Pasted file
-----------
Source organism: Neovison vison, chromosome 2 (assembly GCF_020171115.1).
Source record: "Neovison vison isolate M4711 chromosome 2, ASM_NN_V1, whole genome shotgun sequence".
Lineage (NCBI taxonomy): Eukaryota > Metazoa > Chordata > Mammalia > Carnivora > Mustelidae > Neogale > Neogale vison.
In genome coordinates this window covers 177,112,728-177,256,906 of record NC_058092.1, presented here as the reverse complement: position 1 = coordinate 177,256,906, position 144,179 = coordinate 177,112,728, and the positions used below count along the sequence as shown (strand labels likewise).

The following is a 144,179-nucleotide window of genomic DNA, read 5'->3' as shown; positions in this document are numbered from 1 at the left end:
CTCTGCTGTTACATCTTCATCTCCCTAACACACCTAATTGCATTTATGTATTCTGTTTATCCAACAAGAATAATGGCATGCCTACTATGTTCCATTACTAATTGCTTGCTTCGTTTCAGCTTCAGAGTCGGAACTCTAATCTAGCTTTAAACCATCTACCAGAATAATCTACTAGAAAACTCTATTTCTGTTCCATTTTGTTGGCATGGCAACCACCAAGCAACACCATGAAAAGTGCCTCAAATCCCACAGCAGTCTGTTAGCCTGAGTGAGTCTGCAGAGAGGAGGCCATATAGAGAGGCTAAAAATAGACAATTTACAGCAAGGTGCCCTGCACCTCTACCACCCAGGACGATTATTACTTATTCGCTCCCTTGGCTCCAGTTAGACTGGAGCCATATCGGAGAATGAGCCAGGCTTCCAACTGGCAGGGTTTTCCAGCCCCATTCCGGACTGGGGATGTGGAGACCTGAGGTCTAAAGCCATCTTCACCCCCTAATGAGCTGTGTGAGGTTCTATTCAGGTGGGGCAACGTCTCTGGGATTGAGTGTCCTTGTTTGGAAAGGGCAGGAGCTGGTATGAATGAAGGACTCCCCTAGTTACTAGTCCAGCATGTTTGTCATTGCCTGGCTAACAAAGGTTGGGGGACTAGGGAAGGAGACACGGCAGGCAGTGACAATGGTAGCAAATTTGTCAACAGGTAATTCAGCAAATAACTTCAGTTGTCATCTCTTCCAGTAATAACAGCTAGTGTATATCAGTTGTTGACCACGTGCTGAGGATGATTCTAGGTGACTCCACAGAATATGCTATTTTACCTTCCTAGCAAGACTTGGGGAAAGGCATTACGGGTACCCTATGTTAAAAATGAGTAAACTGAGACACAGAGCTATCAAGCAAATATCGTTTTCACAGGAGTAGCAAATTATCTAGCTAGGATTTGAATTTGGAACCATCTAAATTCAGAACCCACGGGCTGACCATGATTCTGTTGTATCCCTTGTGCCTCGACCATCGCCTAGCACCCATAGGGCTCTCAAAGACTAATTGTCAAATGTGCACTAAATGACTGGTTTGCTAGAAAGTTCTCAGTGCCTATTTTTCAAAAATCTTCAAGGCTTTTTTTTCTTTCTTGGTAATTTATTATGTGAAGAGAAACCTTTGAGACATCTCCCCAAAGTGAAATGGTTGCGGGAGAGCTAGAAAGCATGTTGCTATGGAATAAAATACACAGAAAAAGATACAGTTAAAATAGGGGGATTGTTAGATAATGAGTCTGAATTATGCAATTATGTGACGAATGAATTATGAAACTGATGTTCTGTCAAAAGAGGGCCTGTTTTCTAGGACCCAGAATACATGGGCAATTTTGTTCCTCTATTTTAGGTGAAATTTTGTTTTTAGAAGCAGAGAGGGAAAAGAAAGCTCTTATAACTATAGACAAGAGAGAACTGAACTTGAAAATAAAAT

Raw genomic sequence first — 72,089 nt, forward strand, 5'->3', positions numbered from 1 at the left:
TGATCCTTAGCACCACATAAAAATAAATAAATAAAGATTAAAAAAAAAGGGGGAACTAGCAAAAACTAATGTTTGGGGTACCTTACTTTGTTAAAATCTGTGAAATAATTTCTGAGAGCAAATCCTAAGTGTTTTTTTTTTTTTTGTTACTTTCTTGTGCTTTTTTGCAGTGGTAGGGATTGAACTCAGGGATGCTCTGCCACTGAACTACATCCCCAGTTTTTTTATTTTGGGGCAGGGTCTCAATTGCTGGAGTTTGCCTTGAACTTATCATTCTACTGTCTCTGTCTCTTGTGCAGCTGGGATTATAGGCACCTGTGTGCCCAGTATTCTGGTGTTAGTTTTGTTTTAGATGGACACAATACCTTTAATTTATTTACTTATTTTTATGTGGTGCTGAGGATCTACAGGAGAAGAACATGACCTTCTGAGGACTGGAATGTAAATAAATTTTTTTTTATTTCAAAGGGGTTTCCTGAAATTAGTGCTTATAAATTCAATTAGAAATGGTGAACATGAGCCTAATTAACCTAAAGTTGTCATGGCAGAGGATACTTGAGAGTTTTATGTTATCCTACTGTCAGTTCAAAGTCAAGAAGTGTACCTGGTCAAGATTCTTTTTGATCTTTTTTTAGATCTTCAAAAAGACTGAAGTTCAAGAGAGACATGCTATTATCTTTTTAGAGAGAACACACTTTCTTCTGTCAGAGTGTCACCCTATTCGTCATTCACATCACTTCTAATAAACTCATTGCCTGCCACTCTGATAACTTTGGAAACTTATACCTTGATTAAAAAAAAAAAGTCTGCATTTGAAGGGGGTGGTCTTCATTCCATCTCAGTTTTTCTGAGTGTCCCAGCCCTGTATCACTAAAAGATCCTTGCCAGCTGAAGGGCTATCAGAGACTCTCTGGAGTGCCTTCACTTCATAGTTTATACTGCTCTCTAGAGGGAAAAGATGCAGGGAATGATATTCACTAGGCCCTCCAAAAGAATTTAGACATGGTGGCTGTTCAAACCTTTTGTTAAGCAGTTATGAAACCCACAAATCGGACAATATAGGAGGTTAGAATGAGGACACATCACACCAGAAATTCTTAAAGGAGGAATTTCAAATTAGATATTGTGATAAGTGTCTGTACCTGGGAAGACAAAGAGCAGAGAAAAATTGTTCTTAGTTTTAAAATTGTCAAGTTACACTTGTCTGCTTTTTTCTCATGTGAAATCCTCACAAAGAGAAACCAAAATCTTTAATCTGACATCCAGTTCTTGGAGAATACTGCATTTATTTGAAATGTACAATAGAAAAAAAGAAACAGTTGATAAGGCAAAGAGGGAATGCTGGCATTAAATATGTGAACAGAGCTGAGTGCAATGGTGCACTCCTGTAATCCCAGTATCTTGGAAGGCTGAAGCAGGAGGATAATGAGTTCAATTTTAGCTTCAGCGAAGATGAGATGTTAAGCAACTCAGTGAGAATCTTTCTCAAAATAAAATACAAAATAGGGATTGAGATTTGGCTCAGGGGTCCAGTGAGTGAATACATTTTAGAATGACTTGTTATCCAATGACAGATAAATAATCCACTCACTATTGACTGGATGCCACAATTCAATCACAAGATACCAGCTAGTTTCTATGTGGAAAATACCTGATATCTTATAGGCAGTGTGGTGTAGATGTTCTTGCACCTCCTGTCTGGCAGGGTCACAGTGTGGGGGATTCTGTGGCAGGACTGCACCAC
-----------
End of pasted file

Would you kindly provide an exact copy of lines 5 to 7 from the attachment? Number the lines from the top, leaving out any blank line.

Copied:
The following is a 144,179-nucleotide window of genomic DNA, read 5'->3' as shown; positions in this document are numbered from 1 at the left end:
CTCTGCTGTTACATCTTCATCTCCCTAACACACCTAATTGCATTTATGTATTCTGTTTATCCAACAAGAATAATGGCATGCCTACTATGTTCCATTACTAATTGCTTGCTTCGTTTCAGCTTCAGAGTCGGAACTCTAATCTAGCTTTAAACCATCTACCAGAATAATCTACTAGAAAACTCTATTTCTGTTCCATTTTGTTGGCATGGCAACCACCAAGCAACACCATGAAAAGTGCCTCAAATCCCACAGCAGTCTGTTAGCCTGAGTGAGTCTGCAGAGAGGAGGCCATATAGAGAGGCTAAAAATAGACAATTTACAGCAAGGTGCCCTGCACCTCTACCACCCAGGACGATTATTACTTATTCGCTCCCTTGGCTCCAGTTAGACTGGAGCCATATCGGAGAATGAGCCAGGCTTCCAACTGGCAGGGTTTTCCAGCCCCATTCCGGACTGGGGATGTGGAGACCTGAGGTCTAAAGCCATCTTCACCCCCTAATGAGCTGTGTGAGGTTCTATTCAGGTGGGGCAACGTCTCTGGGATTGAGTGTCCTTGTTTGGAAAGGGCAGGAGCTGGTATGAATGAAGGACTCCCCTAGTTACTAGTCCAGCATGTTTGTCATTGCCTGGCTAACAAAGGTTGGGGGACTAGGGAAGGAGACACGGCAGGCAGTGACAATGGTAGCAAATTTGTCAACAGGTAATTCAGCAAATAACTTCAGTTGTCATCTCTTCCAGTAATAACAGCTAGTGTATATCAGTTGTTGACCACGTGCTGAGGATGATTCTAGGTGACTCCACAGAATATGCTATTTTACCTTCCTAGCAAGACTTGGGGAAAGGCATTACGGGTACCCTATGTTAAAAATGAGTAAACTGAGACACAGAGCTATCAAGCAAATATCGTTTTCACAGGAGTAGCAAATTATCTAGCTAGGATTTGAATTTGGAACCATCTAAATTCAGAACCCACGGGCTGACCATGATTCTGTTGTATCCCTTGTGCCTCGACCATCGCCTAGCACCCATAGGGCTCTCAAAGACTAATTGTCAAATGTGCACTAAATGACTGGTTTGCTAGAAAGTTCTCAGTGCCTATTTTTCAAAAATCTTCAAGGCTTTTTTTTCTTTCTTGGTAATTTATTATGTGAAGAGAAACCTTTGAGACATCTCCCCAAAGTGAAATGGTTGCGGGAGAGCTAGAAAGCATGTTGCTATGGAATAAAATACACAGAAAAAGATACAGTTAAAATAGGGGGATTGTTAGATAATGAGTCTGAATTATGCAATTATGTGACGAATGAATTATGAAACTGATGTTCTGTCAAAAGAGGGCCTGTTTTCTAGGACCCAGAATACATGGGCAATTTTGTTCCTCTATTTTAGGTGAAATTTTGTTTTTAGAAGCAGAGAGGGAAAAGAAAGCTCTTATAACTATAGACAAGAGAGAACTGAACTTGAAAATAAAAT

Raw genomic sequence first — 72,089 nt, forward strand, 5'->3', positions numbered from 1 at the left: